Employee Safety Risks to Mitigate When Constructing High-Tech Manufacturing Facilities

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By Travelers
5 minutes
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Contractors looking to capitalize on the U.S. high-tech manufacturing boom must manage a variety of job site safety challenges unique to constructing the facilities in which products like smartphones, solar panels, semiconductors and other advanced technologies are made. Working at heights and in confined spaces; operating complex machinery and handling sensitive materials; managing large teams of specialized laborers over massive sites – proactive mitigation of these and other risks can help ensure that high-tech builds are delivered safely and successfully.

The common job site safety hazards on high-tech manufacturing builds.

Working in confined spaces

Workers on high-tech builds often find themselves in tight, confined spaces that are designed to house equipment and wiring but not people. Atmospheric conditions in these areas may have limited oxygen or be toxic due to decreased airflow or off-gassing from nearby materials and processes, which may increase the risk of suffocation, poisoning and respiratory issues. They may also be more vulnerable to fire, explosion, electrical shock, engulfment, cave-in and extreme-temperature hazards. Furthermore, enclosed spaces can be difficult to move around in and escape from in an emergency. This can take a physical and psychological toll on workers.

Retrofitting or expanding existing facilities

Many high-tech builds involve adaptive reuse of older buildings or expansion of existing manufacturing facilities. Demolition and construction on such projects can expose workers to a variety of hidden dangers. Older buildings may contain hazardous materials, like asbestos, lead and other contaminants, which may cause serious health problems if inhaled or ingested. Hidden structural issues can pose collapse hazards. Outdated, damaged or improperly labeled electrical wiring and systems may increase the risk of electrical shock. Biological irritants, like mold, or hazardous chemicals and materials from the building’s past use may also be present. Working on operational facilities requires extra care and consideration to keep employees and existing infrastructure safe during construction.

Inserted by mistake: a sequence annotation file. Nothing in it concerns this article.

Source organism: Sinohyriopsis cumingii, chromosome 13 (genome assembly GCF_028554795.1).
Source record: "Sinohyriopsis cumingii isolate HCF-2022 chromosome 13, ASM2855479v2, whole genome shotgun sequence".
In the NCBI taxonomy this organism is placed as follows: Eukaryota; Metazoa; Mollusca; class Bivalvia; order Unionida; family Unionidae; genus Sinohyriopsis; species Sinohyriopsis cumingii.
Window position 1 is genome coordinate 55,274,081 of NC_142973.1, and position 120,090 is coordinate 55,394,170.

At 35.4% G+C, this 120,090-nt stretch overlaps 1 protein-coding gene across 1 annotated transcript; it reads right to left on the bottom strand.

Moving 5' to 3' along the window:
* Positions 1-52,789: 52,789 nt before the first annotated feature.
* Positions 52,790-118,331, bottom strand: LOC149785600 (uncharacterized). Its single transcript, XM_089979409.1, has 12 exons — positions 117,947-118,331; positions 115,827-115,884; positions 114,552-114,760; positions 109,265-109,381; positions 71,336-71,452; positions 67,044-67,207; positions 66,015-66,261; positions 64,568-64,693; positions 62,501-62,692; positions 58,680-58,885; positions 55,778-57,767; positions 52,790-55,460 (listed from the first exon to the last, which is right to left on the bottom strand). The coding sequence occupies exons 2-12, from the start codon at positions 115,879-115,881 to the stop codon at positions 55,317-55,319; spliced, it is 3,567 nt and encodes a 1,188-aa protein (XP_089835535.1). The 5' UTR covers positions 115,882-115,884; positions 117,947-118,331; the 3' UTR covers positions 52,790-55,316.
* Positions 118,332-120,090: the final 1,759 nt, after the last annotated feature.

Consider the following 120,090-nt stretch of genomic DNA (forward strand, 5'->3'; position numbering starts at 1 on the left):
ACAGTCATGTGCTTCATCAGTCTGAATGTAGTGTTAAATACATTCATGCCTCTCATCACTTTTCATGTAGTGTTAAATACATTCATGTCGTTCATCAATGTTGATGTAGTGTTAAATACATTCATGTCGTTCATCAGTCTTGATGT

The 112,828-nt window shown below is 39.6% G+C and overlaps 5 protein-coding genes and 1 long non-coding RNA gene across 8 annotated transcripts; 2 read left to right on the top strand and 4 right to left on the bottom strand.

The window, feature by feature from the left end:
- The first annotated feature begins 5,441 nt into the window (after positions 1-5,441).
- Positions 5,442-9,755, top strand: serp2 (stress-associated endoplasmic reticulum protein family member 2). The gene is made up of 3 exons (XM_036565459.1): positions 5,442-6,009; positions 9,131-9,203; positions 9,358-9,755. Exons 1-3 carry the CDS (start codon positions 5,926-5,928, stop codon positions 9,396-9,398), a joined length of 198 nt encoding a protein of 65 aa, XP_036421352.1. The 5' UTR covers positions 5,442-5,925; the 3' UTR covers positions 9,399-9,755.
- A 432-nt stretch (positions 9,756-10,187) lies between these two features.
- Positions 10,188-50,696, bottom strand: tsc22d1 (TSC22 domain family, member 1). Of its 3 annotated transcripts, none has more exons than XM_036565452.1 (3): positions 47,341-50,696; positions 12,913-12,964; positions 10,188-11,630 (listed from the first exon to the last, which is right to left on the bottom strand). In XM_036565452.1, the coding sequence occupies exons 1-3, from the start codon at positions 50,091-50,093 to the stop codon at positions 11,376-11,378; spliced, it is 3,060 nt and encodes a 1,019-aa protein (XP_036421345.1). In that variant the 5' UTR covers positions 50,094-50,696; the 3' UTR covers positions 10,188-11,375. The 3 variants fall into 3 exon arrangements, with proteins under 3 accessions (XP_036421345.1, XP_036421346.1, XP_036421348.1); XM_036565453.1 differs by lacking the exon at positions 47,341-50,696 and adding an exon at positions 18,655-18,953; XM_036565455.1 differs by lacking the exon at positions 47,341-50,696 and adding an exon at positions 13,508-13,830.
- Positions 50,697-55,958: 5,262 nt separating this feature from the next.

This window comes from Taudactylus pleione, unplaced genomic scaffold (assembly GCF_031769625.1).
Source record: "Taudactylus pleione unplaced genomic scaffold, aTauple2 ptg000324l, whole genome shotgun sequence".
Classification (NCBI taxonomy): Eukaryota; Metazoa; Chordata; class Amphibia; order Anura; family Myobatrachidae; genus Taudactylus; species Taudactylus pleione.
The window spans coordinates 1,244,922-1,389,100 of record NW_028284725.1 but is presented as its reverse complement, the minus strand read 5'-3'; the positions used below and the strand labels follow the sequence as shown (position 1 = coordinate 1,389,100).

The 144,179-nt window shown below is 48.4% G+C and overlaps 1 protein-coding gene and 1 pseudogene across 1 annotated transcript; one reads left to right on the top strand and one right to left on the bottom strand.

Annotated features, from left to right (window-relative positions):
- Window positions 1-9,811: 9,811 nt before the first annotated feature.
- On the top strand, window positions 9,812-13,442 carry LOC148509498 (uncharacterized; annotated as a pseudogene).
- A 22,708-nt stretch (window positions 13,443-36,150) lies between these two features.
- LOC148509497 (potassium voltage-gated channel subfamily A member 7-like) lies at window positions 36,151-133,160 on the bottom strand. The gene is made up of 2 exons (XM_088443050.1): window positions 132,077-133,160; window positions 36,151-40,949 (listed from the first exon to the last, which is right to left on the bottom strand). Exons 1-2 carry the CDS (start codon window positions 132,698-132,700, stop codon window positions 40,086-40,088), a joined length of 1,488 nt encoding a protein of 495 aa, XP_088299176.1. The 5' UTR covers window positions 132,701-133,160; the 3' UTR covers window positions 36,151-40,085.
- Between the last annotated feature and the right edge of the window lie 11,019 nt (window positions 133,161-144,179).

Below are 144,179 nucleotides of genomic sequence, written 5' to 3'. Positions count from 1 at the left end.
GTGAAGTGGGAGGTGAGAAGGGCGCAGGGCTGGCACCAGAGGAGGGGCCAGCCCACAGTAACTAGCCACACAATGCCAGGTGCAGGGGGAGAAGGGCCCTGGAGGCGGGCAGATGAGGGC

Employees and equipment operating at heights

Constructing high-tech facilities often involves working on elevated platforms or scaffolding and operating complex machinery to complete tasks at heights. Both can significantly increase the risk of falls and accidents. Hazards that even at ground level may result in serious injury – slipping on a wet surface, tripping over obstacles or simply losing one’s balance – become particularly dangerous at heights. Complex lifting requirements on high-tech builds add risks specific to the use of cranes and specialized rigging equipment. These can include damage caused by dropping heavy materials from heights to injuries caused by improper equipment operation or malfunction. These operations may also expose workers to pinch points and struck-by hazards.

Hot work and high-voltage demands

The complex, higher energy demands of high-tech buildings can make the structures vulnerable to electrical and fire hazards, particularly on jobs that involve retrofitting or expanding existing facilities. High-voltage work on main power sources and existing electrical infrastructure can cause electrical shock, electrocution or explosion. The high volume of hot work often required on these jobs may also increase burn, smoke inhalation and fire risks. Though common to many construction projects, injuries or damage related to electrical anomalies like faulty wiring, equipment malfunctions, overloading capacity, improper grounding, bonding deficiencies, or welding, cutting, brazing and other flame- or spark-producing activities may be amplified on projects of this scale.